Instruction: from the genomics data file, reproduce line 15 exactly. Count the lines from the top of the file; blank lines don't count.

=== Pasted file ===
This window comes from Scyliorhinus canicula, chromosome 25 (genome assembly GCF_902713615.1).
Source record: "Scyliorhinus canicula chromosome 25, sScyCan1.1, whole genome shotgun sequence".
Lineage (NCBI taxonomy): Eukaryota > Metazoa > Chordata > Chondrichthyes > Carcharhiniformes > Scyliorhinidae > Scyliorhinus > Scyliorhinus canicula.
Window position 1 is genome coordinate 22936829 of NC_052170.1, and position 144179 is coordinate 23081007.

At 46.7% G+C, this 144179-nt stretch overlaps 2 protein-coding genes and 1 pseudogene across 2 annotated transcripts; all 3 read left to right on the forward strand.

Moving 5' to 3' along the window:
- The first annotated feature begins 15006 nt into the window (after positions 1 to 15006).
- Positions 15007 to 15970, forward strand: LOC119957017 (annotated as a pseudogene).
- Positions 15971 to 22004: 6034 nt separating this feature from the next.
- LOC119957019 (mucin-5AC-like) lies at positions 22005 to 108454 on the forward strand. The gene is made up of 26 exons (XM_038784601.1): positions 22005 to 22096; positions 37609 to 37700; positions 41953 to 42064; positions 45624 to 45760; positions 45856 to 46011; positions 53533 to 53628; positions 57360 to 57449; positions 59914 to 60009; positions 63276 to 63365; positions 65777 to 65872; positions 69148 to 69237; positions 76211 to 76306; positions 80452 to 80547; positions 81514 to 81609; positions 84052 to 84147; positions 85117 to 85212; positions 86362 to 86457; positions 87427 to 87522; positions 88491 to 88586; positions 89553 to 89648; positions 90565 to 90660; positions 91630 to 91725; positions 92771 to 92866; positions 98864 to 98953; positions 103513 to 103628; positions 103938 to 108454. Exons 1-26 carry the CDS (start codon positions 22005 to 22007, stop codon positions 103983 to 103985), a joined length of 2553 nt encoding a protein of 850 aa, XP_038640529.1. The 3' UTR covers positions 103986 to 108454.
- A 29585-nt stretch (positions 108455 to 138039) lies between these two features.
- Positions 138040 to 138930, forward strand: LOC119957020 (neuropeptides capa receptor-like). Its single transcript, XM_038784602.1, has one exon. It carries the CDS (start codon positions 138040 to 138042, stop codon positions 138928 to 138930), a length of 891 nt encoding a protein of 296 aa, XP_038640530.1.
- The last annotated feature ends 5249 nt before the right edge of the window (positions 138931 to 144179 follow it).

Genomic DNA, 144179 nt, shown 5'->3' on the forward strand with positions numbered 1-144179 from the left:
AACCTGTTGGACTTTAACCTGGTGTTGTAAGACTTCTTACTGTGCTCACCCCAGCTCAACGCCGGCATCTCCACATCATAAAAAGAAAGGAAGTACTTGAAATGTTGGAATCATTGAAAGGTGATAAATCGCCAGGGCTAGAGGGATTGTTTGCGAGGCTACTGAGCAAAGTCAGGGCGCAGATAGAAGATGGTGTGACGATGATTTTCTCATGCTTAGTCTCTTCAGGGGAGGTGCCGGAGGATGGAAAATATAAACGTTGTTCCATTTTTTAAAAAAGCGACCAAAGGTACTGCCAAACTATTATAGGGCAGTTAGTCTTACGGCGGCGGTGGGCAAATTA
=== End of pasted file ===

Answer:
AACCTGTTGGACTTTAACCTGGTGTTGTAAGACTTCTTACTGTGCTCACCCCAGCTCAACGCCGGCATCTCCACATCATAAAAAGAAAGGAAGTACTTGAAATGTTGGAATCATTGAAAGGTGATAAATCGCCAGGGCTAGAGGGATTGTTTGCGAGGCTACTGAGCAAAGTCAGGGCGCAGATAGAAGATGGTGTGACGATGATTTTCTCATGCTTAGTCTCTTCAGGGGAGGTGCCGGAGGATGGAAAATATAAACGTTGTTCCATTTTTTAAAAAAGCGACCAAAGGTACTGCCAAACTATTATAGGGCAGTTAGTCTTACGGCGGCGGTGGGCAAATTA